When I first arrived in Washington four years ago, I firmly believed that Republicans weren’t just right on health care, but that we won the debate on health care.
Senate Democrats passed the Affordable Care Act, or Obamacare, in March 2010, and in the following November, voters handed Republicans the majority in the House of Representatives.
In 2014, Republicans took back the Senate, and in 2016, we retained majorities in both chambers and won the presidency by focusing on health care policy.
Republicans failed to replace Obamacare when we controlled all three branches of the federal government, so Tuesday, March 23, marks 11 years since Obamacare’s passage.
Despite our failure, Republicans remain right on health care. But we must learn from our blunders over the past decade so that when we are granted an opportunity to govern again, we don’t repeat those mistakes.
The first important lesson is that while congressional seats can be captured with fiery rhetoric, they can only be retained with legislative success. We learned that the hard way when we failed to deliver on our mandate to fix health care in 2017.
Adding insult to injury, we have largely ceded the debate over health care to Democrats, and—surprise, surprise—Democrats have a majority in both chambers.
The Republican Party must be the party of health care. Over the next two years, conservatives can’t shy away from an issue that American voters’ consistently rate as one of their top priorities.
We must coalesce around a set of clearly defined and articulatable policies, we must develop a plan to make those policies law, and we must convince the public that those policies deserve to be law. Until and unless conservatives do this, our nation will continue its quickening descent toward full-scale socialized medicine.
>>> Interested in learning more about the right way to reform health care? Read this letter from the Health Policy Consensus Group.
The first step is to understand how Democrats were successful in passing Obamacare in 2010 but Republicans were unable to fix our health care system in 2017. Our mistakes and their successes can be boiled down to three areas: preparation, process, and posture.
Poor Preparation. Republicans spent years railing against Obamacare, which was easy, because Obamacare is flawed and for years was very unpopular. While this general opposition superficially bound us together, real policy divisions within our ranks were ignored.
Democrats, too, faced similar challenges leading up to the failure of Clintoncare in the 1990s. But when Clintoncare failed, Democrats spent the next 15 years building consensus and refining and developing the political tools needed to enact Obamacare.
Republicans should have learned from our friends across the aisle on how to build intraparty consensus. Instead, our response in 2017 was unfortunately very different. We essentially failed to spend the amount of time needed to build a policy consensus around legislative text that could be passed into law.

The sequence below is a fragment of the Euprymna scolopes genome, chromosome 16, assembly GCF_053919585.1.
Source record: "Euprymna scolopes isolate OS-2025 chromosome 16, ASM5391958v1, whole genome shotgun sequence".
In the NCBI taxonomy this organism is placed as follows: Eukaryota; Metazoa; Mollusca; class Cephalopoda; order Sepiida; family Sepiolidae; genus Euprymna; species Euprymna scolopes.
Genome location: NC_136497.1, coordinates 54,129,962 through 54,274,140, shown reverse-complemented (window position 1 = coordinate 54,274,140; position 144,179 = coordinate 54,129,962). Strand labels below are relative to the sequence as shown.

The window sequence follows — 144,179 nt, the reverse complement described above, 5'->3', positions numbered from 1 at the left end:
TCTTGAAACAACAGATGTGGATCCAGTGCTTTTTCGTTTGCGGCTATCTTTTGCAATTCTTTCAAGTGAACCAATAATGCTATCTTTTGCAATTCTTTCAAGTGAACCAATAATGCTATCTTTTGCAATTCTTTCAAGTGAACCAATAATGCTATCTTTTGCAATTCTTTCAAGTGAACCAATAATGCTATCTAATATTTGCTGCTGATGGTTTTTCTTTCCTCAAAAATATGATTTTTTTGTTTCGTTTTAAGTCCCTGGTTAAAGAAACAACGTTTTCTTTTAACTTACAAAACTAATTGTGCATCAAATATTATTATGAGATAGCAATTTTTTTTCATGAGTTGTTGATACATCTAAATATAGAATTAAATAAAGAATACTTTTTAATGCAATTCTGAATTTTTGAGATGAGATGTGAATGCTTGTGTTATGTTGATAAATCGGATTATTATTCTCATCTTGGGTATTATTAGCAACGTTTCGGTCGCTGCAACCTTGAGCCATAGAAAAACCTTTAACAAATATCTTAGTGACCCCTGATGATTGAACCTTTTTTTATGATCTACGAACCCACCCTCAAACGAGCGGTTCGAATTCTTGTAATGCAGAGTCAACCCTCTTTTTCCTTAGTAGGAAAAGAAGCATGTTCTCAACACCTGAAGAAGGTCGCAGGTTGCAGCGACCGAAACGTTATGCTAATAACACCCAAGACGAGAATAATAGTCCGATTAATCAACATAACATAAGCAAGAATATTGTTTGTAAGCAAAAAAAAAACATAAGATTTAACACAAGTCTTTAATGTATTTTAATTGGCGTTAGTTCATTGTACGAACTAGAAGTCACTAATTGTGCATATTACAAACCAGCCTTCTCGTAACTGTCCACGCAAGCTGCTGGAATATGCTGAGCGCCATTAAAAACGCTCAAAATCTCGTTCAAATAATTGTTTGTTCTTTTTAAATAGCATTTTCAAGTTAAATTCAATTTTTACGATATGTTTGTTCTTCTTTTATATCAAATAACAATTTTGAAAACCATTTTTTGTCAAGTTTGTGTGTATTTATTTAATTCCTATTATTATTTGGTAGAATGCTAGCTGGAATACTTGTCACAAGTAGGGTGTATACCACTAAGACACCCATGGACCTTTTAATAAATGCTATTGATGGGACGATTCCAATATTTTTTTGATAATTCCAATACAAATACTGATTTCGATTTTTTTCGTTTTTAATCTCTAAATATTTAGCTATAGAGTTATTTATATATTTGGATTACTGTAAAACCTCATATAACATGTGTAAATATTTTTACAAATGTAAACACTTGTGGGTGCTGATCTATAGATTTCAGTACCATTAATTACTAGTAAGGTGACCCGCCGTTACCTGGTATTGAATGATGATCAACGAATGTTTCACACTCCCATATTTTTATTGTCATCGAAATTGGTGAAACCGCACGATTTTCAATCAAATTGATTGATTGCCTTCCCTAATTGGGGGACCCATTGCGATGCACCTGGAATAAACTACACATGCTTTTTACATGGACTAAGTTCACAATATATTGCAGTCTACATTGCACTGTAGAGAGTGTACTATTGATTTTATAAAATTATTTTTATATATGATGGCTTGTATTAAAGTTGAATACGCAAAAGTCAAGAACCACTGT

Maybe this was partially due to the fact that many Republicans didn’t really think Donald Trump would win the election in 2016. Whatever the reasons truly were, when it came time to legislate, there was no consensus—neither among Republicans in Congress nor the wider conservative universe.
Now—with Joe Biden in the White House, Chuck Schumer controlling the Senate, and Nancy Pelosi running the House—Republicans have no chance of passing meaningful health care reform any time soon. The upside is that this period won’t last forever, and in the meantime, Republicans can iron out the nitty gritty, so when opportunity arises, we have a specific plan to improve our health care system.
The Republican Study Committee, which I chair, recognizes the importance and urgency of this mission, and has done yeoman’s work to build a health care policy playbook that returns health care decision-making to communities and families.
Without this, we will never be able to have true protections for people with preexisting conditions and a firm basis for providing personalized, affordable care to the American people.
But we can’t stop at white papers. We must turn them into actionable legislation and win the backing of a governing majority inside of Congress, and a robust coalition outside of Congress. That means we must do more than simply run against a public option or “Medicare for All.”
Over the next four years, we must turn the idea of a personalized, community-centered health care system—where patients and families are priorities, and health care freedom is sacred—into a legislative force. Building that consensus will take work. The Republican Study Committee stands ready to support this task.
Poor Process. Republicans not only failed to present a unified and popular legislative package, they also failed to produce a plan to actually usher health care legislation through Congress.
Crucially, Republicans were unprepared to legislate within the confines of the reconciliation process, a procedural tool used to pass bills through the Senate with a simple majority. The process is complex and convoluted, but congressional Republicans should have accounted for that well in advance of 2017, and we should account for it now.
Republicans had a slim Senate majority in 2017, and that will likely be the case the next time we have control of the White House and both chambers of Congress.
So, we should assume we’ll have to use the reconciliation process to reform health care—like Democrats did to enact the Affordable Care Act.
Any bill passed entirely through the reconciliation process may need to start in the Senate. In 2017, we allowed the House to draft the Obamacare repeal without first guaranteeing it would pass muster with the Senate parliamentarian, which may have been a mistake.
Additionally, all provisions in a reconciliation bill must be directly related to the budget, so Republicans should tailor all health care policies with that precondition in mind.
It wasn’t just the American public that had virtually no clue what would ultimately be in the package, nearly every rank-and-file member of Congress was left in the dark too. Members found out what was in the bills the same time the public (except K Street lobbyists) did.